Amendments to the Bulgarian constitution: a way to overcome the political crisis

On 19 December, the Bulgarian National Assembly adopted a package of changes to the Constitution aimed at finding a permanent solution to the country’s continuing political crisis (where parliamentary elections have been held five times in the last two years). The amendments limit the president’s prerogatives as regards appointing interim governments in times when the parliament is dissolved. At present, the head of state chooses the prime minister arbitrarily. The amendment will entrust this function to a person selected from among seven high-ranking state officials (including the speaker of the dissolved parliament, the president of the central bank and the national ombudsman).

The changes will also affect the justice system. The term of office of the prosecutor general has been shortened from seven to five years, and re-election to this position will no longer be possible. Furthermore, the number of members of the Supreme Judicial Council (SJC) has also been reduced from 25 to 15. In addition, a new body has been established: this is the National Council of Prosecutors, which will consist of 10 representatives of the prosecution authorities.

The constitutional amendments were supported by 165 MPs from the government coalition parties: We Continue the Change–Democratic Bulgaria (PP-DB) and GERB–the Union of Democratic Forces (GERB-SDS), as well as the Movement for Rights and Freedoms (DPS) representing the Turkish minority, which has so far supported the government coalition in key votes. 71 deputies from the opposition parties – Revival, the Bulgarian Socialist Party (BSP) and There Is Such a People (ITN) – voted against the changes. President Rumen Radev is also against the constitutional change, but he cannot veto it because it has been passed by a two-thirds majority of votes. Therefore, the parliamentary opposition has announced it will contest the amendments at the Constitutional Court, which may lead to the course of the entire legislative process coming under investigation.


  • The amendments recently passed by the parliament have the widest scope of all amendments to the constitution since it was adopted in 1991 as a result of the democratic transformation of Bulgaria’s political system. The constitutional amendments, along with joining the Schengen area and introducing the euro, are among the key issues on the agenda of Nikolai Denkov’s rotating cabinet, which was formed last June by the PP-DB and GERB-SDS grand coalition (see Temporary stabilisation? Bulgaria’s new government). The successful completion of the difficult process of developing the constitutional amendments proves that the coalition is capable of implementing thorough reforms, despite the constant friction between the two main partners. The support provided by the Turkish minority party is also important, because thanks to it the government can count on a stable majority of 168 votes in the 240-seat National Assembly, and thus introduce significant changes in the functioning of the state. The coalition may therefore last longer than originally expected.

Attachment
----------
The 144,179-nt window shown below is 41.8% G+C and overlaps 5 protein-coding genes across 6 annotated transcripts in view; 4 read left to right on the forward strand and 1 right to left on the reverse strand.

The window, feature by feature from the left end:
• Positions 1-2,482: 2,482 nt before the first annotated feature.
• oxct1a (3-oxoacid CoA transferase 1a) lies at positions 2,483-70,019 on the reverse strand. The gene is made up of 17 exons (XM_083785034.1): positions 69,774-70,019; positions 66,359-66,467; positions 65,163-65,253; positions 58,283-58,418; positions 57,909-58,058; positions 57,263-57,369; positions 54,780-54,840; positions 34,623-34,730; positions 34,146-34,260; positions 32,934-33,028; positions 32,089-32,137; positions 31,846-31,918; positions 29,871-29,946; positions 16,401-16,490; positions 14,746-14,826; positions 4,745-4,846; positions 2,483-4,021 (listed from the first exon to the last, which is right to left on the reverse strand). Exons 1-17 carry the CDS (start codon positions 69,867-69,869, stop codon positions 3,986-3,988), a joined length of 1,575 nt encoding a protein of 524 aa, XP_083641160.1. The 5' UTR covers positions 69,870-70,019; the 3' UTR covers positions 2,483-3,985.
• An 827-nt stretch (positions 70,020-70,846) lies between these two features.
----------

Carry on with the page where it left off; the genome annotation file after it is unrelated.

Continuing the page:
• The constitutional amendments clearly reduce the presidential prerogatives to appoint interim governments. So far, Radev created cabinets entirely at his own discretion, appointing his trusted associates as ministers. From now on, in situations of political crisis and snap elections, the head of state will no longer be able to completely disregard the role of the National Assembly, and will be forced to seek a broader compromise with the outgoing governments. Since the president’s position has been weakened, Radev (who will hold his mandate until 2026) will most likely further intensify his critical rhetoric and unfavourable approach towards the government of the PP-DB and GERB-SDS coalition, and will continue to hinder its efforts to reform the country.
  • The changes in the justice system are the crowning effect of years of efforts to reform it, which Bulgaria has been consistently encouraged to do by the European Union and the Venice Commission. The need for reforms was growing, especially given the long-standing conflict between the political class and the former Prosecutor General Ivan Geshev (who abused his position and ultimately resigned last year), as well as the courts’ widely perceived ineffectiveness in prosecuting corruption, together with the high levels of organised and common crime in the country (for example, in some cases acts of violence against women went entirely unpunished, which sparked mass public protests last summer). However, the final version of the changes in this area is not radical in nature: for example, the functions of the justice minister and the Prosecutor General have not been merged, even though the amendments have weakened the previously strong position which the latter held in the judicial system.